Voting rights debate
The District is not a U.S. state and therefore has no voting representation in the Congress. D.C. residents elect a non-voting delegate to the House of Representatives, currently Eleanor Holmes Norton (D-D.C. At-Large), who may sit on committees, participate in debate, and introduce legislation, but cannot vote on the House floor. The District has no representation in the United States Senate. Unlike residents of U.S. territories such as Puerto Rico or Guam, which also have non-voting delegates, D.C. residents are subject to all U.S. federal taxes. In the financial year 2011, D.C. residents and businesses paid $19.6 billion in federal taxes; more than the taxes collected from 19 states and the highest federal taxes per capita.
A 2005 poll found that 78% of Americans did not know that residents of the District of Columbia have less representation in Congress than residents of the 50 states. Efforts to raise awareness about the issue have included campaigns by grassroots organizations and featuring the city’s unofficial motto, “Taxation Without Representation“, on D.C. vehicle license plates.There is evidence of nationwide approval for DC voting rights; various polls indicate that 61 to 82% of Americans believe that D.C. should have voting representation in Congress. Despite public support, attempts to grant the District voting representation, including the D.C. statehood movement and the proposed District of Columbia Voting Rights Amendment, have been unsuccessful.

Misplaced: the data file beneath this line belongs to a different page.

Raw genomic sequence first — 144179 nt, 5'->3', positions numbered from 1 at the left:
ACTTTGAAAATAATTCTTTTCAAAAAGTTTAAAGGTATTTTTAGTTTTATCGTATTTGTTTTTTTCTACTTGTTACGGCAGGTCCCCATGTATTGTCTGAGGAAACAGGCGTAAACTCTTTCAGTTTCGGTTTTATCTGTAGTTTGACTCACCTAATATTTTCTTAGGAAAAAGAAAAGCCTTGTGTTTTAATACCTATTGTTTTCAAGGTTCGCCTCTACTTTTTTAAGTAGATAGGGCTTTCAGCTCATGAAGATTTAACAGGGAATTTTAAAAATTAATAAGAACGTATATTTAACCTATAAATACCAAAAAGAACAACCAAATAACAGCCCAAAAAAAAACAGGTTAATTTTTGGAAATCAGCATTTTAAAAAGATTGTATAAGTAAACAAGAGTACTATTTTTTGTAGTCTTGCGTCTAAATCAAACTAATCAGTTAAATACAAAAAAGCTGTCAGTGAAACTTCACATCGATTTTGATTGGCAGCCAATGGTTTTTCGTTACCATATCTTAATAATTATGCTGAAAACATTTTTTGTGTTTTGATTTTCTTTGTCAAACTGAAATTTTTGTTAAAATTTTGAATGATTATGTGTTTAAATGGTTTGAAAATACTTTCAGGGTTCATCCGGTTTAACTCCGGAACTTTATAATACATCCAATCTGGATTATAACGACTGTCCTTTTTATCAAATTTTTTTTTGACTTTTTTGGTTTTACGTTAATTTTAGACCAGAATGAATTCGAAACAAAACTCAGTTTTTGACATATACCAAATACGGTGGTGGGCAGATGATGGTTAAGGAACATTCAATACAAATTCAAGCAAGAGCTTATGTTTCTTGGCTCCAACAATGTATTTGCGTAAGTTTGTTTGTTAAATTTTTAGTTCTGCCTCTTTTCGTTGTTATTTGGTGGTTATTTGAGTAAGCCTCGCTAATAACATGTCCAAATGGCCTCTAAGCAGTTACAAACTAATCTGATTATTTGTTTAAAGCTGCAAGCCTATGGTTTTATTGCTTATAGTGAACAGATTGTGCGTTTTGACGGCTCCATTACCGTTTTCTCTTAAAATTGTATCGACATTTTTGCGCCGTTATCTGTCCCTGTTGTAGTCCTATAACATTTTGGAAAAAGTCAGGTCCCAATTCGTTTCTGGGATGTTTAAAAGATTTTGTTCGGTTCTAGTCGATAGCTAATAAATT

No Taxation Without Representation!
By David Agnew – whitehouse
That slogan rings just as true today as it did back in 1773.
After living in the District for four years, President Obama has seen firsthand how unfair it is for D.C. residents to spend their lives working hard, raising children, and paying taxes without a vote in Congress.
We hope you noticed that during his Inauguration President Obama’s Motorcade was sporting the D.C. “Taxation without Representation” license plates. Well, we’ve got some good news for you.
Those tags are staying on.
President Obama supports a vote in Congress for the people of Washington, D.C. — as well as Home Rule and budget autonomy.
President Obama will continue to show his support for efforts in Congress to bring full representation for the people of the District of Columbia — including displaying its license plates.
So thanks for your petition, and taking part in the We the People platform.
David Agnew is Deputy Assistant to the President and the Director of Intergovernmental Affairs